The pen may be mightier than the sword, but for decades the keyboard has ruled the notebook roost. The two try to get along in a tablet PC, which provides the best of both mobile worlds.
While there are slate tablet designs that do without the keyboard altogether, most tablets are convertibles. They replace the traditional notebook display with a touch-screen mounted on an articulated hinge that allows the panel to swivel and fold over the keyboard. This creates a space for viewing and writing.
Tablets are great for scribbling notes at a meeting, sketching your killer new product idea or drawing a map for a new factory, and then flipping the screen over and typing a memo about it. However, this genre of notebook has caught on only in niches, such as sales teams and schools.
The weak reception by most buyers has a lot to do with the $200 to $500 that tablets tack on for the extra engineering, hardware and software required. Look for the first generation of tablet netbooks later this year that will cut prices to the bone.
Most tablets require a special electromagnetic stylus with which to write. The stylus seems especially easy to lose and costs about $35; it's a good idea to get an extra one. Some manufacturers include ways to physically tether the pen to the unit, but that can look like a ball and chain.
While some tablets are as small as the Fujitsu LifeBook U820 UMPC, most have 12.1 to 14.1-inch screens powered by video engines that draw on system memory. These screens require an extra layer to make them sensitive to the stylus, which can make them appear fuzzy compared to standard displays.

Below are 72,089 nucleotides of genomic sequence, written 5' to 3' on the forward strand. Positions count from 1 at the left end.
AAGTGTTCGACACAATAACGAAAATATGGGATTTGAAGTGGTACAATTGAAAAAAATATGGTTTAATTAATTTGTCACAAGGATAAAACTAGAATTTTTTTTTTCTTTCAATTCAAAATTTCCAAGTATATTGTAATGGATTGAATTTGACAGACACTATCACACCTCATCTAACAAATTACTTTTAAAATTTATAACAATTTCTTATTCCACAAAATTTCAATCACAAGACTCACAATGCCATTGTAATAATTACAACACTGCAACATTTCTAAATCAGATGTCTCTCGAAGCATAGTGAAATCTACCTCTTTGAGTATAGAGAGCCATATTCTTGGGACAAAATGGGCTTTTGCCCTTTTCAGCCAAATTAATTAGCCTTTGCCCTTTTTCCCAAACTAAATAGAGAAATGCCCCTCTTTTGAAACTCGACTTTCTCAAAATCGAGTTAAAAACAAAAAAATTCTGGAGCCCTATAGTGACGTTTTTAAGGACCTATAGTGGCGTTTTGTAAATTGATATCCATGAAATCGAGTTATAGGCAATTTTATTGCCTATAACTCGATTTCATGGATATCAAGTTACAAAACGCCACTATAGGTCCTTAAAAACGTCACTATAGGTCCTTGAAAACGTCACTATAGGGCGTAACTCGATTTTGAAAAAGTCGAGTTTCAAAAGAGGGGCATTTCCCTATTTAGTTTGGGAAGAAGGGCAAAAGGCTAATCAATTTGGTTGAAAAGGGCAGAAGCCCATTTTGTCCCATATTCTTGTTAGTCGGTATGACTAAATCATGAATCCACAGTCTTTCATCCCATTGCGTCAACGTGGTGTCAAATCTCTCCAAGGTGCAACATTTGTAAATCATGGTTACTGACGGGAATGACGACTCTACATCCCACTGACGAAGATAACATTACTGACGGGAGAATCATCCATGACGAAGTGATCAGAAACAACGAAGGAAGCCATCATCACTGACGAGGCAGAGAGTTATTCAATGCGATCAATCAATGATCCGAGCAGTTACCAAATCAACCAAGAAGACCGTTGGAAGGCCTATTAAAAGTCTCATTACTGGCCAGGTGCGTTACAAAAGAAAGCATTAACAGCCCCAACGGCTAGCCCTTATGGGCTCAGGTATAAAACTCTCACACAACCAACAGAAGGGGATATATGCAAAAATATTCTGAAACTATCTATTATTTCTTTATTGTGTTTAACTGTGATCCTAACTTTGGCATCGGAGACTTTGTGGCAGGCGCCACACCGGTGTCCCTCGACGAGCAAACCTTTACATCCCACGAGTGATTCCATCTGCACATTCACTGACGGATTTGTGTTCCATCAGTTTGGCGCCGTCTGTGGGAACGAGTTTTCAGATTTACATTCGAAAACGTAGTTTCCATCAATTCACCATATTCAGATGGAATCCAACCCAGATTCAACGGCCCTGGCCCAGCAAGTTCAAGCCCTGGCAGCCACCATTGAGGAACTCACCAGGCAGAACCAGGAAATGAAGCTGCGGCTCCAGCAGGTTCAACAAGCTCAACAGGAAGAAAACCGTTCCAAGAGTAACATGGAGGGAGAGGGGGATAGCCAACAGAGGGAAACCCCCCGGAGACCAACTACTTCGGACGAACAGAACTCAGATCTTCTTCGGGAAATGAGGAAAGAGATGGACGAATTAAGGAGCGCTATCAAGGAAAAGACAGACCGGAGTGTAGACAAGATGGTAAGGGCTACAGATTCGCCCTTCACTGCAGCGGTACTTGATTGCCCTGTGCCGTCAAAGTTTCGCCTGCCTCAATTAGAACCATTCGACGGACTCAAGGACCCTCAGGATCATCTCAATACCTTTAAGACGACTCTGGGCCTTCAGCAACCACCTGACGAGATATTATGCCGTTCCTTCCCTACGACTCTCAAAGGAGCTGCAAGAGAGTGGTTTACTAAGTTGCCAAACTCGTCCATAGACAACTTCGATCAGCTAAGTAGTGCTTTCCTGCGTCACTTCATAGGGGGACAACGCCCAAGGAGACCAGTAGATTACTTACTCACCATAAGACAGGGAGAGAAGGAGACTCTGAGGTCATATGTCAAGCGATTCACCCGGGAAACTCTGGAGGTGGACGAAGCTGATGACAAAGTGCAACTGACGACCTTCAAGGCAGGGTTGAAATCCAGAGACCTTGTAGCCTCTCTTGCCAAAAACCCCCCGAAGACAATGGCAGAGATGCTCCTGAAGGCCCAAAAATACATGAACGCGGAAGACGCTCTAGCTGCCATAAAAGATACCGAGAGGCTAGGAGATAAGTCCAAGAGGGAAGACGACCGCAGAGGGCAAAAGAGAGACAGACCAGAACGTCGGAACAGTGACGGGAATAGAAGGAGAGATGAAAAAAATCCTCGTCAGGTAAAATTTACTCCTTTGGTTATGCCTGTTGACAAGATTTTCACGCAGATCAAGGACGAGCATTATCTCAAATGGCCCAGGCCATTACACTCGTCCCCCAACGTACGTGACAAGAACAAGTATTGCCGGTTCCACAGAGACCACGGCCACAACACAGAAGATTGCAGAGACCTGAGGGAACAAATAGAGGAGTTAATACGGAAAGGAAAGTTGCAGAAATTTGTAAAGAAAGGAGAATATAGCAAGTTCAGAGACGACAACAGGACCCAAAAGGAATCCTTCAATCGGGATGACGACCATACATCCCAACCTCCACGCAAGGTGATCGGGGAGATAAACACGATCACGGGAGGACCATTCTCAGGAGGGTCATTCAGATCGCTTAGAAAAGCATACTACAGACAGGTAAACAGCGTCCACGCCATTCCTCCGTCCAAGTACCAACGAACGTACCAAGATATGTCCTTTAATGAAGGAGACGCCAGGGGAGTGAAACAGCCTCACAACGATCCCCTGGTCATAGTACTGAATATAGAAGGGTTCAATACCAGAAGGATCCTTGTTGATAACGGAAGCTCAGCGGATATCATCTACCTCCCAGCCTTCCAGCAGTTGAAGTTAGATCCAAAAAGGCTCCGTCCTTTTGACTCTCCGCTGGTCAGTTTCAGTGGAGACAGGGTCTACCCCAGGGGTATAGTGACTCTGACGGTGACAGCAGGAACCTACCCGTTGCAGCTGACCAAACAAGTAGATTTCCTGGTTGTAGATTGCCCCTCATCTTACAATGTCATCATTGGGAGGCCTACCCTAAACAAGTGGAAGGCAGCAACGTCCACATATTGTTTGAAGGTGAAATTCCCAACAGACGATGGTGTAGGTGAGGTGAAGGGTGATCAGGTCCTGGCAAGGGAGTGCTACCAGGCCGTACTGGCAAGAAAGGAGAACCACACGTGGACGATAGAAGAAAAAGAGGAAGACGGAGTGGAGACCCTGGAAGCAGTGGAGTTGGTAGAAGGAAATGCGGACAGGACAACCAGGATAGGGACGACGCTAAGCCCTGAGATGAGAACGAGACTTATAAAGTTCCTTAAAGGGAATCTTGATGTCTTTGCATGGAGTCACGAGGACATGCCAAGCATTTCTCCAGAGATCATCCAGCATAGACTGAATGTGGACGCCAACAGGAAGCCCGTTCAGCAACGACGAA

There is an important option to consider when buying a tablet. Many manufacturers offer a special screen that doesn't get washed out in direct sunlight. This makes a tablet the perfect companion for outdoor workers, such as a phone installer or someone who surveys property.
There's no denying that notebooks are fragile; normal daily use by an energetic traveler is often enough to trash even the best-made system. By contrast, rugged systems have been designed to be stronger, less prone to damage and more reliable even in the harshest conditions, including extreme heat, cold, moisture or dryness or during heavy vibrations. That's why you see them in all kinds of demanding environments, from police squad cars to construction sites to soldiers' backpacks in Afghanistan.
Rugged machines come in when mobility is a must and failure is not an option. Manufacturers of rugged laptops often put their systems through rigorous testing -- including dropping the system 3 feet, spraying it with water, trying to shake it to pieces and other insults -- to meet the U.S. Department of Defense's MIL-STD-810 criteria for survivability in military operations.
But not all rugged notebooks are created equal. To begin with, there are fully rugged systems, such as the Panasonic ToughBook 30 and General Dynamics Itronix GoBook XR-1, that start with a stout magnesium frame for mounting components that can take the slings and arrows of outrageous abuse and come back for more. The base and lid are often clad in super-strong magnesium, the ports have doors or rubber seals to keep out the elements, and sensitive components, such as the hard drive and screen, are shock mounted to take a beating.
All that armor adds up to a case that's an inch thicker and often two pounds heavier than comparable non-ruggedized systems. That's why many come with a handle that makes carrying the rugged notebook a little easier.